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Canada Vancouver bans shark fins for soup: might foie gras be next?

By now, we pretty much all know how the shark fins that end up in the eponymous soup are harvested. But it’s worth repeating because it’s that awful.

Sharks are caught, their coveted fins hacked off while they are still alive, and their writhing bodies tossed back into the ocean to bleed to death. This is cruelty and waste of the highest order. So, I applaud Vancouver City Council, which this week voted to support a federal bill that would ban the importation of shark fins.

I write this as a Caucasian with only a cursory understanding of the cultural significance of shark-fin soup, a pricey, special-occasion dish that was traditionally served at Chinese banquets and celebrations.

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I do know the soup, which is expensive relative to other seafood, was traditionally a sign of prestige. It marked an occasion as special and signalled the hosts were going all out to celebrate; the equivalent, perhaps, of a champagne toast. I know, too, that some people who still serve shark-fin soup at banquets find the increasing concern over animal welfare laughable. At least that was my experience the night I ate it.

It was at a birthday celebration at a high-end seafood restaurant in Richmond. There was no menu; I just took my seat as dishes of exquisitely prepared seafood were placed before me. When the soup arrived, I was served a small bowl and, having never seen shark-fin soup before, had no idea what it was. It was mild and gelatinous, with a pleasingly silky texture. It wasn’t until the bowls were cleared that our hosts announced, with a touch of mischief, we had just eaten shark-fin soup. They watched for my reaction and chuckled a bit at my evident discomfort. Still, I didn’t say much, not wanting to cause offence.

Later, I asked other Chinese friends for their thoughts. Interestingly, all said they would never order shark-fin soup for animal-welfare and environmental reasons. Nonetheless, shark fins are still in such demand that some species teeter on extinction. And although “finning,” as fin removal is called, is illegal in Canada, it is still legal to import shark fin.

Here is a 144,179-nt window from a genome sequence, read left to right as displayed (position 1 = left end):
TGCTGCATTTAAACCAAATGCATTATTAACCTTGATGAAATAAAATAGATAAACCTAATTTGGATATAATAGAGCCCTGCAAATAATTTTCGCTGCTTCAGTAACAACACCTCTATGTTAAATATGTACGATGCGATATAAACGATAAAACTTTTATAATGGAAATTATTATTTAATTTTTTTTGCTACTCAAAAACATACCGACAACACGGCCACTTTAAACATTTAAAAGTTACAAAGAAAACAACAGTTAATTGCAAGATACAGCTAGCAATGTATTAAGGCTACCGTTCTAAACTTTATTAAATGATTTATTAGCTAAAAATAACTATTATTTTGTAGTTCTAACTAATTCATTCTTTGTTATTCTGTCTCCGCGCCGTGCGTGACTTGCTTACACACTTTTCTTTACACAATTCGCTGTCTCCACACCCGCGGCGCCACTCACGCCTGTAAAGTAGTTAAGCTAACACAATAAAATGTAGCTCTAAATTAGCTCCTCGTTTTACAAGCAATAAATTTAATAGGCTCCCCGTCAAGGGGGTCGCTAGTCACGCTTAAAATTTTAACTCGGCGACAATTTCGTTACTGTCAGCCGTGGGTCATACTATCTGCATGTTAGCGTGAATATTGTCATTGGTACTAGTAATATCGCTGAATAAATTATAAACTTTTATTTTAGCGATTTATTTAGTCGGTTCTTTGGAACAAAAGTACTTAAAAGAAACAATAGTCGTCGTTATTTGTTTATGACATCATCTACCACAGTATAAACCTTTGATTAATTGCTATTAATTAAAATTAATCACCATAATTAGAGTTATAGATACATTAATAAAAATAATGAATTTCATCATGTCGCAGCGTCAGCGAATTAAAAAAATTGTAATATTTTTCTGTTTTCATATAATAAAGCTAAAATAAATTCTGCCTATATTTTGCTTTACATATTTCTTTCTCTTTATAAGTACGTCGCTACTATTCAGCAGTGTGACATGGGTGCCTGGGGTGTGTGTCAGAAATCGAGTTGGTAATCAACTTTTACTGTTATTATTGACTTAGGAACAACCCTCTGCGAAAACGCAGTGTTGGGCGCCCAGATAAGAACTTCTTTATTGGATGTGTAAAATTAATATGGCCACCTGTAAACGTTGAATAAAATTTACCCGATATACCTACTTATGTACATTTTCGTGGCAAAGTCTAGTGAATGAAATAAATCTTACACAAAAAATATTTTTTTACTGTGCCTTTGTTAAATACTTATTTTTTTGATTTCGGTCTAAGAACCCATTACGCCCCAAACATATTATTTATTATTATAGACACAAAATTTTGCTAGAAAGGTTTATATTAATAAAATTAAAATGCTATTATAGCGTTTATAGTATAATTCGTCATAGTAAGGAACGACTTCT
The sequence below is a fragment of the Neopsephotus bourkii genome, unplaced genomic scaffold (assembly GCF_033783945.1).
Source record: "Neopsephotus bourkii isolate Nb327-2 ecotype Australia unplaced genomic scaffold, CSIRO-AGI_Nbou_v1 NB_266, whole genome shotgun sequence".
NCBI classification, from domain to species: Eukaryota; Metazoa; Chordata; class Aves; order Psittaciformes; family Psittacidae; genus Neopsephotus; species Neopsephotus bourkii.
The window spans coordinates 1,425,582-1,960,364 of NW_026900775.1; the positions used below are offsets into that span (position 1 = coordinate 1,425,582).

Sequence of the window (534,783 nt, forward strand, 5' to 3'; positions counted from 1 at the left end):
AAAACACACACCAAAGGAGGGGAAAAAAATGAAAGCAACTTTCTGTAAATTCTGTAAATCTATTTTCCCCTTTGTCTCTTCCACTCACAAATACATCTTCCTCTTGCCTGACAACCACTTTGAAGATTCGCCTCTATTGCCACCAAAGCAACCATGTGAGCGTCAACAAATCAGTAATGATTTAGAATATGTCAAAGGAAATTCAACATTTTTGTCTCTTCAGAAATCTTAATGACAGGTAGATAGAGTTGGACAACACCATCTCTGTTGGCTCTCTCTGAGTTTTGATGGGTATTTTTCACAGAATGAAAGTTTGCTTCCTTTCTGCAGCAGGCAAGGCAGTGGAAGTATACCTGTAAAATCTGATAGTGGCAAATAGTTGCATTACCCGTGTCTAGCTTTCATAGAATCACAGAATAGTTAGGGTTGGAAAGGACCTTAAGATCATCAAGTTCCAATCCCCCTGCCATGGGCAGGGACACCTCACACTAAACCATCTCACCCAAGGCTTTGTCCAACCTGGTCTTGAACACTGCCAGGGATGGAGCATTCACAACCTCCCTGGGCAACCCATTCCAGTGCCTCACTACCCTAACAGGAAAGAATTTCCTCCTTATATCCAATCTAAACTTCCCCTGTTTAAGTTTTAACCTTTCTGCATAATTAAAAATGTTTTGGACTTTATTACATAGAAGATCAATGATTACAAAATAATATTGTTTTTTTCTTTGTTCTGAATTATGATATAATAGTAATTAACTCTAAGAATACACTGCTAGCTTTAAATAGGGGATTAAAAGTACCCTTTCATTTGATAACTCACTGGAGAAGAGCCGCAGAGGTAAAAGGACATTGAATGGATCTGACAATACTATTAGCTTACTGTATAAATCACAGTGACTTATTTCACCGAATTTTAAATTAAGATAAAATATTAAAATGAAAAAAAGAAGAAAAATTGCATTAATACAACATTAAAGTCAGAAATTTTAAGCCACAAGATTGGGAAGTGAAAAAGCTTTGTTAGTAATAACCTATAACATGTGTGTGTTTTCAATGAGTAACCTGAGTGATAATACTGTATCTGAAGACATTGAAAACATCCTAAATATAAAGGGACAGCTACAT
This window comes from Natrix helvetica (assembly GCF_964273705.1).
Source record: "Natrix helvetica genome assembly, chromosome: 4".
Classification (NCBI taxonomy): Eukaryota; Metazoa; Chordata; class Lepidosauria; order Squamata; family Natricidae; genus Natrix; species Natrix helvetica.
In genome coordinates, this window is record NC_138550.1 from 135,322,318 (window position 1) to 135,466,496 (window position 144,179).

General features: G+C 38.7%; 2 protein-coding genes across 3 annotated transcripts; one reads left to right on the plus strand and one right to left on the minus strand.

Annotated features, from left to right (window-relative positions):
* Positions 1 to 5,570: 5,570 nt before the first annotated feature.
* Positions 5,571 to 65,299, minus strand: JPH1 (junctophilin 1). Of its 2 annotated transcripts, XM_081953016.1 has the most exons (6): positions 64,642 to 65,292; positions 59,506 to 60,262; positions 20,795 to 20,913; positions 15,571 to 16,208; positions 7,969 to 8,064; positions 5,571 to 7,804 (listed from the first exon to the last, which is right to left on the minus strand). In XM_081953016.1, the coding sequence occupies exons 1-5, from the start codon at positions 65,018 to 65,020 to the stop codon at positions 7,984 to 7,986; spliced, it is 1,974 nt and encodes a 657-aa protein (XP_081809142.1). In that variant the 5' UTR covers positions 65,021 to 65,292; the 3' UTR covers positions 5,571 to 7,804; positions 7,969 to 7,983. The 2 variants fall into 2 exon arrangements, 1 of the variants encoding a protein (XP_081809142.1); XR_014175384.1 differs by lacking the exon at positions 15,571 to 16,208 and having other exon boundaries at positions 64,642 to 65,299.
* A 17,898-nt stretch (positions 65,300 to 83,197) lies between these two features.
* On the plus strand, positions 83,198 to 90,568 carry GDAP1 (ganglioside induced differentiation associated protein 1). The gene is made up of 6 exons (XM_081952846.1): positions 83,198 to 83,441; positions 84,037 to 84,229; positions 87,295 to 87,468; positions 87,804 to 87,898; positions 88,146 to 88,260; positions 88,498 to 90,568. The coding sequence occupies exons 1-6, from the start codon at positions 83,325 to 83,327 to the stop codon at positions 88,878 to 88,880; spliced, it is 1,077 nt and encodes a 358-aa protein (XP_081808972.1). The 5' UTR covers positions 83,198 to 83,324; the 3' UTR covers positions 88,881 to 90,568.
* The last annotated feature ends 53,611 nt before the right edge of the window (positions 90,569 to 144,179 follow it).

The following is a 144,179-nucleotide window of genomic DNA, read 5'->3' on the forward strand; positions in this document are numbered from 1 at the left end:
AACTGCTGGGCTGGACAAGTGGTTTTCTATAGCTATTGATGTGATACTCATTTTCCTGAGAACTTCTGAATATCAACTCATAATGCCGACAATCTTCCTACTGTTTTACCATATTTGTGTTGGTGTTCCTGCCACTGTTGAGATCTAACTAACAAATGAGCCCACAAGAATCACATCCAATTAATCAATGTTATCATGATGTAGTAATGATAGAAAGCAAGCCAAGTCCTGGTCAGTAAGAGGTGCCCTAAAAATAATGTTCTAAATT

The motion was made by councillors Sarah Kirby-Yung and Michael Wiebe, two former park board commissioners who in their previous roles voted to ban keeping cetaceans in captivity. Ms. Kirby-Yung, whose husband is of Chinese descent, has been to her share of banquets where shark-fin soup was served. But attitudes change. “There are lots of people who no longer choose to have it at their wedding banquets,” she says. Indeed, The Washington Post reports China’s shark-fin soup consumption has fallen by about 80 per cent since 2011. The drop was largely the result of a publicity campaign mounted by basketball star Yao Ming, highlighting the cruelty of finning. Unfortunately, the soup’s popularity is rising in other Asian countries so overall demand remains high.

In voting to support the ban, council ignored advice from city staff, who urged council to stay mum pending the outcome of the federal bill. Staff noted the recent apology extended by the city to Chinese Canadians for past discrimination, which included prohibitions against food-related cultural practices, such as the barbecued pork and the duck you see hanging in Chinese restaurant windows. “Within the context of the city’s efforts toward reconciliation – the potential implications of a city-imposed ban on shark fin are complex.”

Council’s move this week falls short of a ban but is symbolic of our city’s increasing intolerance toward animal cruelty. And it was somewhat brave, given our cultural makeup, and the fact that many of Vancouver and Richmond’s finest Chinese restaurants still serve the soup and defend people’s right to eat it.

And lest any of us cast too many stones, consider the cruelty underpinning foods treasured by my forebears – foie gras, made from the liver of ducks and geese force-fed corn through a tube. Amid the rising tide of vegetarianism and animal-rights activism, might a ban on foie gras be next?

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To read the wind, look to India, the first country to ban foie gras. It was followed by California and many European countries. We can hope Canada will be next.

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